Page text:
Facing up to the stereotopy, stimulus-response problem ... freeing the box from the outside world, adding autonomy

 


The boxes inside boxes (with "autonomy") model

Virtues

  • Input/output box made up of input/output boxes
  • Gets rid of "stimulus", "response", replaces with "input", "output"

     

    Stimulus (input) = something happening OUTSIDE the nervous system

     

  • Fixes stereotopy problems, permits "autonomy"

     

    Nervous system may be active, change its activity, even in the absence of changing inputs Stop thinking of nervous system as stimulus/response device

     

Problems (if "brain=behavior")

Notice loop, comparison of expectation and input, as per loopy science/inquiry

Finding all this and more in physical structure of the nervous system

Neurons and their interconnected organization

Sensory neurons, motoneurons, interneurons

Boxes and cables

Individual variation  (more) and continual variation - remember neocortex

Topographic organization: the brain as a distributed system

The bipartite brain

Relevance for thinking constructedness of world but also of self: pain, phantom limb pain

 

 

 

 

 

 

Your continuing thoughts about diversity, distributed systems, bipartite brain in the forum below ....

 

 

 

Comments

Ameneh's picture

I agree with what a lot of

I agree with what a lot of people have already said about learning how our brains work will help us. Another thought I had was how the brain has evolved over time. This came up in another class I'm taking and I wonder how people 'thought' even before people developed the ability to produce speech? Was it in images? How did the acquisition of language change our brain? Or did the brain change before we acquired language? This would also tie in to education and learning. Do we need words/language to think, have ideas, learn?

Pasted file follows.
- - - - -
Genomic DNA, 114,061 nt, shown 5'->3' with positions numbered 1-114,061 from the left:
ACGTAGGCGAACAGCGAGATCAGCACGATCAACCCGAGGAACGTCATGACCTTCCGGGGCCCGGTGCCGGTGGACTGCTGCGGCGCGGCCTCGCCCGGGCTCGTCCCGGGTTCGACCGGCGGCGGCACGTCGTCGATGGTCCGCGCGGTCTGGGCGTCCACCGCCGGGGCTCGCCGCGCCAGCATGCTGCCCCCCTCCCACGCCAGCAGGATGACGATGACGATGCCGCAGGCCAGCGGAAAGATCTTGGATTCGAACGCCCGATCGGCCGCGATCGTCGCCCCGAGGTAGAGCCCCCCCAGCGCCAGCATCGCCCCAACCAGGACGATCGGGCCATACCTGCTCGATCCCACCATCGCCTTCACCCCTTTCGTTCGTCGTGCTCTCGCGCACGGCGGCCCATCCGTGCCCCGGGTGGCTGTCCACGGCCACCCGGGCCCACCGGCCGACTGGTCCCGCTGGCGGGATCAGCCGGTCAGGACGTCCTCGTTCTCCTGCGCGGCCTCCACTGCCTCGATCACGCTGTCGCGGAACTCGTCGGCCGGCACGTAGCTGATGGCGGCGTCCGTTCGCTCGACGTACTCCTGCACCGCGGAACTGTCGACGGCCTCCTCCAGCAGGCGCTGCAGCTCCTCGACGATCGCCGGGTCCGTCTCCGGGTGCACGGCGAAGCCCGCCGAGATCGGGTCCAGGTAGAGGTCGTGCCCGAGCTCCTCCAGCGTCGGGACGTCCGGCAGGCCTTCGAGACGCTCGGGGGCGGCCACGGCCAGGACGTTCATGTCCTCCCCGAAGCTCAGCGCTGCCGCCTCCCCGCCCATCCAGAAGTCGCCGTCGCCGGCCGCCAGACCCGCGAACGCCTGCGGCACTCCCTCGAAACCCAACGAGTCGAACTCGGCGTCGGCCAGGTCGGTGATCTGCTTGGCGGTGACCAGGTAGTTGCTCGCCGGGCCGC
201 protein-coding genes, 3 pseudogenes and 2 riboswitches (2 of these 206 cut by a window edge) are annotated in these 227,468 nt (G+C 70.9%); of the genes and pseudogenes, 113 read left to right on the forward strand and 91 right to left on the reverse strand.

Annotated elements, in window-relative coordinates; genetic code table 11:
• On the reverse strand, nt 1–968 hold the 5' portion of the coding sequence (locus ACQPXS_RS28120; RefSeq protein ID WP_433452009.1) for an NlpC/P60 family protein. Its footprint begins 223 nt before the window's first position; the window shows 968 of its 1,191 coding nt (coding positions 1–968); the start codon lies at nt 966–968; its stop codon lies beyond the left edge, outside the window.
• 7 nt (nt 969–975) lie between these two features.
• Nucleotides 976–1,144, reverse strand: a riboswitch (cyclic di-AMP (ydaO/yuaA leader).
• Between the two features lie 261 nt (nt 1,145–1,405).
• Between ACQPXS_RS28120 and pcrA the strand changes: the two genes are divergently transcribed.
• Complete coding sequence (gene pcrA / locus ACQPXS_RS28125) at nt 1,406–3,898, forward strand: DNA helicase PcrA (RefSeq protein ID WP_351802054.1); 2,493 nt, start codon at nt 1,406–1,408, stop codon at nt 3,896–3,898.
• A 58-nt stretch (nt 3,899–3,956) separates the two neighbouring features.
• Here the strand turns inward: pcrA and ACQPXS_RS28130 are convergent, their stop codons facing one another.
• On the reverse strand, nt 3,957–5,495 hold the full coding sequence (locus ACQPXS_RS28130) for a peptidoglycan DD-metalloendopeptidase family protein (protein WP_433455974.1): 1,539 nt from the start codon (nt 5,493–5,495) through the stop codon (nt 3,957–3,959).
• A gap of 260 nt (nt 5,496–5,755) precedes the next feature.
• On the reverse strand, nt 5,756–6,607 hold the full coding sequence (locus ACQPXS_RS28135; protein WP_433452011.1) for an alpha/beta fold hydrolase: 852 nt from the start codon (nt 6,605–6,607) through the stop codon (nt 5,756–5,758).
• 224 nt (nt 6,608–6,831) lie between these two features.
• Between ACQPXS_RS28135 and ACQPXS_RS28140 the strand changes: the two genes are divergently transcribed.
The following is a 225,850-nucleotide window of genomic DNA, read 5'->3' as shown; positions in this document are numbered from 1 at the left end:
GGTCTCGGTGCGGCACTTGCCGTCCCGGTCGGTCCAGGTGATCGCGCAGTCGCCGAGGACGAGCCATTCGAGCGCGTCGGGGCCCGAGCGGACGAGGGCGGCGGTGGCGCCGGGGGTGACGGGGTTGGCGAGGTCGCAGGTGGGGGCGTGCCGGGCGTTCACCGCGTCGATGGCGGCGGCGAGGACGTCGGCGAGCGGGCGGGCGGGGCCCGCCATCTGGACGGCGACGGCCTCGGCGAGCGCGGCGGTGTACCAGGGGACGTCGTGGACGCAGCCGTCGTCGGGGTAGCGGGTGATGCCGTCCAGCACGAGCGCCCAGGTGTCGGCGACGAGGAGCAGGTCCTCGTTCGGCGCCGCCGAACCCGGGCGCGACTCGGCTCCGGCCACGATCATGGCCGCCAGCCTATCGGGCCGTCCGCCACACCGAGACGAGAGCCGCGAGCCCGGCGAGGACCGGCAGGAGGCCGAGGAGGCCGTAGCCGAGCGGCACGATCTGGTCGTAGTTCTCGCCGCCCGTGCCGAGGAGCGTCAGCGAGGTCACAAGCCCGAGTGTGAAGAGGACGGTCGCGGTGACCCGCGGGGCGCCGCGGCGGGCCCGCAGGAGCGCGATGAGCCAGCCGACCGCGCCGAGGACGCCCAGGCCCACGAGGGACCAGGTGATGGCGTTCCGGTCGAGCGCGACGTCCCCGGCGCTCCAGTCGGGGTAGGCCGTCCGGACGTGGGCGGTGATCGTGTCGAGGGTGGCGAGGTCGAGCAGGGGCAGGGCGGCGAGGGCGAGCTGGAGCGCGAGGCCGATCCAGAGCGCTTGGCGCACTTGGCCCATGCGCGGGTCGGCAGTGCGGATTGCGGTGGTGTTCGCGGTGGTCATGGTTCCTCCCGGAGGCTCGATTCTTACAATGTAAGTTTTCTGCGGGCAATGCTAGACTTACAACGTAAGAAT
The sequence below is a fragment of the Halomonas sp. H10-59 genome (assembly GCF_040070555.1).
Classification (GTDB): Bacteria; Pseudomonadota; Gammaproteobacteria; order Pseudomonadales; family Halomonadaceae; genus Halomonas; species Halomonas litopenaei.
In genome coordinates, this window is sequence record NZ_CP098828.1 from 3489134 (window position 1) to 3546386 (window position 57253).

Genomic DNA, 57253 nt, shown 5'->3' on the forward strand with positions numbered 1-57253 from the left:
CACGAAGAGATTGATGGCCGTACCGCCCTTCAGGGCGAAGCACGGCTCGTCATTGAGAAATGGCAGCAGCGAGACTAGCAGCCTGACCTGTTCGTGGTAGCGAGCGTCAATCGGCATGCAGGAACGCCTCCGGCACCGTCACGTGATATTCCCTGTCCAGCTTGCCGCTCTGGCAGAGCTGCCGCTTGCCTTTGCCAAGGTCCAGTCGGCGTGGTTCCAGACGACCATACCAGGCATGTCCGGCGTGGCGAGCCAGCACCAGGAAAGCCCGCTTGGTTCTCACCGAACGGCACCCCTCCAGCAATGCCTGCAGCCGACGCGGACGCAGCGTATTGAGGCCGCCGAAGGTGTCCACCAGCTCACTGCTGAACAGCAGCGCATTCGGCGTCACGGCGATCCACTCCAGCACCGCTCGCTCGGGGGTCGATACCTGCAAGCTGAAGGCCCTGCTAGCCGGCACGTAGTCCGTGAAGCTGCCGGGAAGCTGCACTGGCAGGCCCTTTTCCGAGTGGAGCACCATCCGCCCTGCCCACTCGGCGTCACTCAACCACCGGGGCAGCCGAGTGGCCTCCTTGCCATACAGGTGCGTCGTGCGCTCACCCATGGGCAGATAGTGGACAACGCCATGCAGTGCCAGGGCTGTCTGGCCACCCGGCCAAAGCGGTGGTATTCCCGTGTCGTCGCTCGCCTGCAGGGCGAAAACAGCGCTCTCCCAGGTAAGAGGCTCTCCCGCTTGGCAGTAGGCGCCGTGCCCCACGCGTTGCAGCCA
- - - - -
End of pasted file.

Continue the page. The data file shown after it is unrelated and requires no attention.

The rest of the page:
mmc's picture

The Brain

I think that brain serves as both an empirical inquirer and a story teller that creates many constructions. In studies of child-development and the acquisition of cognitive abilities and creative problem-solving, it is clear that the brain functions both as an empirical scientist and as a constructivist story teller. Our stories undergo changes and develops (broadens to incorporate new information to encompass by the development of new constructions (schema, ways of knowing the world, methods to broader understanding). Children are much like scientists in the sense that they also are able to learn about their surroundings and environment through carrying out experiments (get their information from the environment through their senses and observations of unknowns that their brain processes, stores, puts into memory and can be retrieved at any time with the connections they make (if in LTS). Then analyzing the reactions, responses, behaviors and outcomes of the situation thereby formulating hypotheses that depict their initial observations and inally building on those inputs based on what they learn and start constructing stories. It is these schema and constructions that are constantly evolving which leads to new understandings and ideas.

When thinking about a new born, there mind is almost a blank slate. Sensory info will be organized, accumulated and saved for later use. You have to have information before you make a story. You start to make deductive reasoning from your own experience and exposure before you even know anything about the brain. Certain things are just innate that you learn as you go along and store that information for retrieval later. As you get older (as of a few years old) and you start thinking, you will be able to make associations and deduce things on your own but initially its instinctive, like feeding, survival, bodily functions, evacuating dangerous situations.